Energy recovery, based on the capture, storage and re-use of braking energy is not new in motorsport, and several series had pioneered the technology before Formula One embraced it and called it KERS - and then let go fairly quickly before embracing it again for 2011! Whatever the method of storage and redeployment of energy though, the aims are the same: either more power and a quicker lap time, or the same lap time with greater fuel conversion efficiency. Greater efficiency is in keeping with the aims of both the motor industry and various governments.
Among the early pioneers in motorsport applications of so-called 'regenerative braking' were UK company Zytek. It had a regenerative braking system racing in endurance sportscars more than a decade ago in a project with Panoz, and has remained active in the development of race 'hybrid' technology since then. A large part of the Zytek group works on the design, development and manufacture of hybrid and full electric drivetrains for the mainstream automotive industry, so access to the leading technology is not a problem for the racing arm of the company.
I had the chance to see the latest Zytek race hybrid electric motor at the LMES sportscar race at Silverstone in 2010, and was startled to see the progress that has been made in motor technology since the days when I was involved in the Panoz Q9 project. The new motor is aimed at the Le Mans prototype class, but would be suited to other types of racing. A successful manufacturer-backed test in 2010 showed its potential for high-level production-based endurance racing.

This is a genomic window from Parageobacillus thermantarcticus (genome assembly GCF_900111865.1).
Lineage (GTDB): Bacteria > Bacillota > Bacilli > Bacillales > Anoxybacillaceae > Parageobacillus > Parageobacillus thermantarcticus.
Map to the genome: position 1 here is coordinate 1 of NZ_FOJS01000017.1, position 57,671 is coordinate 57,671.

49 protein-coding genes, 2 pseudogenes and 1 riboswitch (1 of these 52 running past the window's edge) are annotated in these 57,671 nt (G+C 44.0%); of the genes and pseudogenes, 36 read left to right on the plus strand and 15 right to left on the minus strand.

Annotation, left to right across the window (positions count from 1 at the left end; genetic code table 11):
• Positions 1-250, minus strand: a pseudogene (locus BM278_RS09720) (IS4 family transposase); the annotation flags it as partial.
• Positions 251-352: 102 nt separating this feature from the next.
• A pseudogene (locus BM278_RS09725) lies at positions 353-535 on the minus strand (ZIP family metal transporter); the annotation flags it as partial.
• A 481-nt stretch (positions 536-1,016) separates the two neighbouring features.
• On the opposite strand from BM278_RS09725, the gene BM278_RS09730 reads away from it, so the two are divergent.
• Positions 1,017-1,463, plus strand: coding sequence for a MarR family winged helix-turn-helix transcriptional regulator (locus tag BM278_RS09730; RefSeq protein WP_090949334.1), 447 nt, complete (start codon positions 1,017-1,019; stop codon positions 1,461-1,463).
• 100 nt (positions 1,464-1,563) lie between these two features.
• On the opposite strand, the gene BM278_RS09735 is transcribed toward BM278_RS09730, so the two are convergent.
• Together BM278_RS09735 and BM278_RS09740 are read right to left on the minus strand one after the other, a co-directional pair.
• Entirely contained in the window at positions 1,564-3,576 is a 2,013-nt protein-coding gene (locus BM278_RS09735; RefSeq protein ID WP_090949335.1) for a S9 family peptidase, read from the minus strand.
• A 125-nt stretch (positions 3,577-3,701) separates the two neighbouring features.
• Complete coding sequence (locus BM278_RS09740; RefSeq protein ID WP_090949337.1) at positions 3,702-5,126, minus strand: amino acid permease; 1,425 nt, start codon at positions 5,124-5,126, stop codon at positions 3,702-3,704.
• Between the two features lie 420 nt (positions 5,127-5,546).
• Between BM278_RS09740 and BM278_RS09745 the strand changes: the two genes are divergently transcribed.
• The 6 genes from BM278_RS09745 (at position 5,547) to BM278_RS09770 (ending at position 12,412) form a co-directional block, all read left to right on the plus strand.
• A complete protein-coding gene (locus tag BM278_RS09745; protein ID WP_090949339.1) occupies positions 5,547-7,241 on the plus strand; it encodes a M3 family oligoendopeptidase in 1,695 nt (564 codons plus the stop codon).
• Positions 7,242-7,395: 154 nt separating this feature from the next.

The power of the new motor is stated to be 55 kW (about 74 hp), and its mass is 8.5 kg. Compared to the Q9 motor, this one produces less power (mandated by regulations) but in terms of power density it has made huge strides, being about 200% better than the Q9. The basic technology of the motor remains the same, but constant development means that real improvements have been made.
My recollection of the Q9 was the amount of effort required to turn the output shaft. It felt like winding a cam over, an effect known as 'cogging'. The large spikes in the torque required to turn the motor, requiring real physical effort, have been replaced by a motor that can be turned easily with one finger. This, I was told, is a consequence of improvements in magnet technology and the construction of the motor.
The motor operates within the context of a much lighter system overall. The Q9 battery needed an engine hoist to lift and manoeuvre it, whereas the new Zytek battery can easily be lifted by one person. Motor, battery and electronics form the major part of the system mass which comes in at 42 kg, whereas reports suggest that the weight penalty of the Q9 system was about 170 kg. Much of the difference comes from improvements in battery power density and energy density, as discussed in an earlier article.
It has recently been announced that Rangoni Motorsport is to campaign a Zytek sportscar in 2011 using this ZPH (Zytek Performance Hybrid) system.
Fig. 1 - The ZPH hybrid motor is small and compact compared to its predecessors (Courtesy of Zytek Motorsport)
Written by Wayne Ward